On 17 November 2022 the District Court of The Hague delivered a verdict to two Russian nationals, Igor Girkin and Sergey Dubinsky, and Ukrainian citizen Leonid Kharchenko, ruling that they were guilty of complicity in the crash of Malaysia Airlines MH17 in eastern Ukraine on 17 July 2014. The defendants were given life sentences. A fourth defendant, Russian citizen Oleg Pulatov, was declared not guilty.
Both the proceedings and the outcome of the trial prove that the process was based on a political order to prop up the version of Russia’s responsibility for the tragedy. This version of events has been promoted by The Hague and its fellow-members in the Joint Investigation Team. Even though our country is not a party to the court case, the Dutch Prosecutor’s Office tried to present the matter otherwise while the court was given the role of an extra with the assignment to tailor the respective probative evidence to fit a guilty verdict and to ignore any facts contradicting it. As you can see, Dutch justice completed its assignment.
Throughout the entire proceedings the court had been under unprecedented pressure from Dutch politicians, the Prosecutor’s Office and the media who were all trying to impose a politically motivated result on the hearings. It is also obvious that the Netherlands could not afford any verdict other than guilty at the national level since they had launched concurrent proceedings on the MH17 case in other platforms, and a ‘not guilty’ verdict would collapse the narrative of the collective platforms, including international jurisdictions. Objectivity and impartiality under these conditions were out of the question.
When determining the verdict, the court decided to ignore the fact that the conclusions of the Dutch prosecutors were based on evidence from anonymous witnesses whose identities had been classified, as well as questionable information and materials provided by an interested party – the Security Service of Ukraine, which had been repeatedly caught giving false and contradictory information. In addition, the defence’s argument that there was no compelling evidence that MH17 was shot down by a Russian missile was ignored. Only the materials that supported the Hague-promoted version were analysed, while the documents, declassified by the Russian Defence Ministry, on transferring the missile to Ukraine, whose serial number was identified on the wreckage at the crash site, were brushed aside.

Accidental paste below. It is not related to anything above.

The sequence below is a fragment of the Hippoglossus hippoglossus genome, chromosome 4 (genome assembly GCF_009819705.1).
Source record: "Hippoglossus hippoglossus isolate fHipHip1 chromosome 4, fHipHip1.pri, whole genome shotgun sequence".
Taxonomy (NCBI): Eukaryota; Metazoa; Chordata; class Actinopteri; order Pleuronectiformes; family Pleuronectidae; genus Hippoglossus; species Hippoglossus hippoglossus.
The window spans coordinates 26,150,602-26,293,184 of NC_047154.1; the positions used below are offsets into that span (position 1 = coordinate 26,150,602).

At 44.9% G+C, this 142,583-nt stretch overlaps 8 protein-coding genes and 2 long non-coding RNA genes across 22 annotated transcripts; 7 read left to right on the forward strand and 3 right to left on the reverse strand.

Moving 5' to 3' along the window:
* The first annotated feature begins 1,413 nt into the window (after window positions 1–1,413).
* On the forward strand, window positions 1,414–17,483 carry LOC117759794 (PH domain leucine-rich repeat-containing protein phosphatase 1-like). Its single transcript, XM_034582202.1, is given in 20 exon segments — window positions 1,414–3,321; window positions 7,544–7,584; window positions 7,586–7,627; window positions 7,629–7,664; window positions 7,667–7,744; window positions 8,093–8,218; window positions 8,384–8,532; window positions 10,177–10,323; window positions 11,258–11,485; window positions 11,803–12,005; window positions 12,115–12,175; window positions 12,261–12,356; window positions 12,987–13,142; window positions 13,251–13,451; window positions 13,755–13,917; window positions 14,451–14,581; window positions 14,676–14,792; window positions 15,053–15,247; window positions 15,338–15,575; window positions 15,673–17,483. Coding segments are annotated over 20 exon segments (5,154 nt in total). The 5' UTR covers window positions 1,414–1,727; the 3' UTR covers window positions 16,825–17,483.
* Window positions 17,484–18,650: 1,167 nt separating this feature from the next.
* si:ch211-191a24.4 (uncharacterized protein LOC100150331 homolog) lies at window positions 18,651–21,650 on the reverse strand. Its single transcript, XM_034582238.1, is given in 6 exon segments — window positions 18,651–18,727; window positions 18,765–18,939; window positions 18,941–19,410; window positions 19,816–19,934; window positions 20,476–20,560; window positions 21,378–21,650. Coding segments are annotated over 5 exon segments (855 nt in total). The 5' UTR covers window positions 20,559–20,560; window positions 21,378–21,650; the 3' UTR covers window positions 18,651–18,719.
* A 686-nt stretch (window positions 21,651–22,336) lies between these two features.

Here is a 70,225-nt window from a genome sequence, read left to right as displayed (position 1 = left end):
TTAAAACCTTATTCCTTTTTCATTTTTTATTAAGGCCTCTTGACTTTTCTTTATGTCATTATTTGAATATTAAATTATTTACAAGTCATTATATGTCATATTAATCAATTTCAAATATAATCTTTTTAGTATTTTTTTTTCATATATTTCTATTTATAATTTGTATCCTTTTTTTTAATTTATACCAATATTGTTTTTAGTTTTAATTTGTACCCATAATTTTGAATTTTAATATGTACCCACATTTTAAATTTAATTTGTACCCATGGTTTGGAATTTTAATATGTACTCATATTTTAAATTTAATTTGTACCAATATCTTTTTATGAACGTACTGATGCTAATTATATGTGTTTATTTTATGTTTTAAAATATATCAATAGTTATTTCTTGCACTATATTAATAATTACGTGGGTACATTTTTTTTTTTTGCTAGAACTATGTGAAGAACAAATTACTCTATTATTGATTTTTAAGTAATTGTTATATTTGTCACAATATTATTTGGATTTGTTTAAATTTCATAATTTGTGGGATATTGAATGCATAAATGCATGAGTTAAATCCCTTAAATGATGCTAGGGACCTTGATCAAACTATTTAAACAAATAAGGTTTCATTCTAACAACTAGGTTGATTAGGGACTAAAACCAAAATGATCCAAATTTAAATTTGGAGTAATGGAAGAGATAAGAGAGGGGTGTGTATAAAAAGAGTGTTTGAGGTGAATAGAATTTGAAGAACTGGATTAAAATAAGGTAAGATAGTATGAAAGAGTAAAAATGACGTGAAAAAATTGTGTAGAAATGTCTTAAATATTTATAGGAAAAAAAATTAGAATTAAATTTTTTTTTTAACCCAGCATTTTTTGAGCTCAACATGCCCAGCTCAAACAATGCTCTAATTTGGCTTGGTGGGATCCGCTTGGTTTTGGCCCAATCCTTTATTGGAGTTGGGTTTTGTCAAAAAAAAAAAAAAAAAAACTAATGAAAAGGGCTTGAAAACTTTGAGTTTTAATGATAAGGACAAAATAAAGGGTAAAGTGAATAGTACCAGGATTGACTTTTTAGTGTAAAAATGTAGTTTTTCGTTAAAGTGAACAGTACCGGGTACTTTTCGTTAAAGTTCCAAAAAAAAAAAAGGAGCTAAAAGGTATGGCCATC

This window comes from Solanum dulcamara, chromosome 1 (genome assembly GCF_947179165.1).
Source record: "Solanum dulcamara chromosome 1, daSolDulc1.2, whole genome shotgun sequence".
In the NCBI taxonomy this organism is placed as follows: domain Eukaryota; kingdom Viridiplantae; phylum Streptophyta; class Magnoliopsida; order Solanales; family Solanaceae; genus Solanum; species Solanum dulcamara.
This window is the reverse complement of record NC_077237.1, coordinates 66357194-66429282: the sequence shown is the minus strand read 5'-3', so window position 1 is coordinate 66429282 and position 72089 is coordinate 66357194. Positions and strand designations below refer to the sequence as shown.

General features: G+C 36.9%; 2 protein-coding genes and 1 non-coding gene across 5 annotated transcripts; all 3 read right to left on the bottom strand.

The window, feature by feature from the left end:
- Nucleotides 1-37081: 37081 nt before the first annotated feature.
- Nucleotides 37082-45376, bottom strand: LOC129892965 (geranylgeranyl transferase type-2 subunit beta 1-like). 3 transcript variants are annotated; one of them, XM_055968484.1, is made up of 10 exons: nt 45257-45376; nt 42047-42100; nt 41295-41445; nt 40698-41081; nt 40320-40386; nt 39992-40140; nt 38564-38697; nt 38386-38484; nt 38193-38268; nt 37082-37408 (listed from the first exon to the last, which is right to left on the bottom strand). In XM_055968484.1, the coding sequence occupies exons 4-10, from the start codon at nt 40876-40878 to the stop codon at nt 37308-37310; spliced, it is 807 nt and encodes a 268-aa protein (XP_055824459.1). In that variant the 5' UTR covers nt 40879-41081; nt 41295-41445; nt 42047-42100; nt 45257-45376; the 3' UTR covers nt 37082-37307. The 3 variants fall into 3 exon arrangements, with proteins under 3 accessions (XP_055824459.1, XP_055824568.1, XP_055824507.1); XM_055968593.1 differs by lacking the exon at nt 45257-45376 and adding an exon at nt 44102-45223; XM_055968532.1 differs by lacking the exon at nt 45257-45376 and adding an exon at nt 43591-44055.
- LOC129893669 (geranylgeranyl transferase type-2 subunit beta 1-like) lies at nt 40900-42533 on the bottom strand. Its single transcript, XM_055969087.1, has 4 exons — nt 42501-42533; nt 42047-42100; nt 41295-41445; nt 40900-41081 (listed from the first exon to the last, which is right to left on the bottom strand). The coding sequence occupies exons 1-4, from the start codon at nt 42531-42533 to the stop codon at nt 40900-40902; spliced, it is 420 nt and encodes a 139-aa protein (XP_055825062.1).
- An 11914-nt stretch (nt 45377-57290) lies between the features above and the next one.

Similarly, the court did not elaborate on the details of the missile’s launch point. All the facts pointing to the possibility that the missile could have been launched by the Ukrainian army from Kiev-controlled territory were simply dismissed. The primary unprocessed data from Russian radars as well as Almaz-Antey’s reports and the results of a full-scale experiment confirming that the missile was launched from an area controlled by Kiev, were not included in the court case documents. The same goes for the testimony of a number of key defence witnesses.
Meanwhile, Ukraine refused to give the court both their radar information and the records of the air-controllers’ conversations. Moreover, the Ukrainian air traffic controllers who worked on that day and could shed some light on the circumstances of the tragedy, have disappeared without a trace. Such odd behaviour by the authorities of the country on whose territory the plane crash occurred never bothered the Dutch prosecutors.
Images from US satellites taken on the day of the crash could have provided some clarity. However, Washington resolutely refused the judges’ requests to reveal the records or at least to let them look at them under special conditions.
It is still unclear what the most ardent accusers of Russia are concealing. The fact that this has never worried the judges is cause for sincere astonishment.
Surprisingly, since the plane crash, the issue of Kiev’s responsibility for not closing its air space over a combat zone has not been properly scrutinised, even though it is known for a fact that the Ukrainian air defence systems were deployed in the area of the so-called anti-terrorist operation, including the Buk missiles which were in a state of combat readiness, their radar units activated while their crews practiced searching and tracking targets.
These court hearings in the Netherlands have every chance of becoming one of the most scandalous in justice history with its long list of irregularities, discrepancies and questionable arguments from prosecutors, which became the basis for the verdict. It is especially notable that the guilty verdict was delivered to those whose interests were not represented by defence lawyers. The court was unable to rebut Oleg Pulatov’s defence arguments and had to declare him not guilty. We deeply regret that the District Court of The Hague discarded the principles of impartial justice to conform to the current political agenda thus delivering a grave reputational blow to the entire court system of the Netherlands.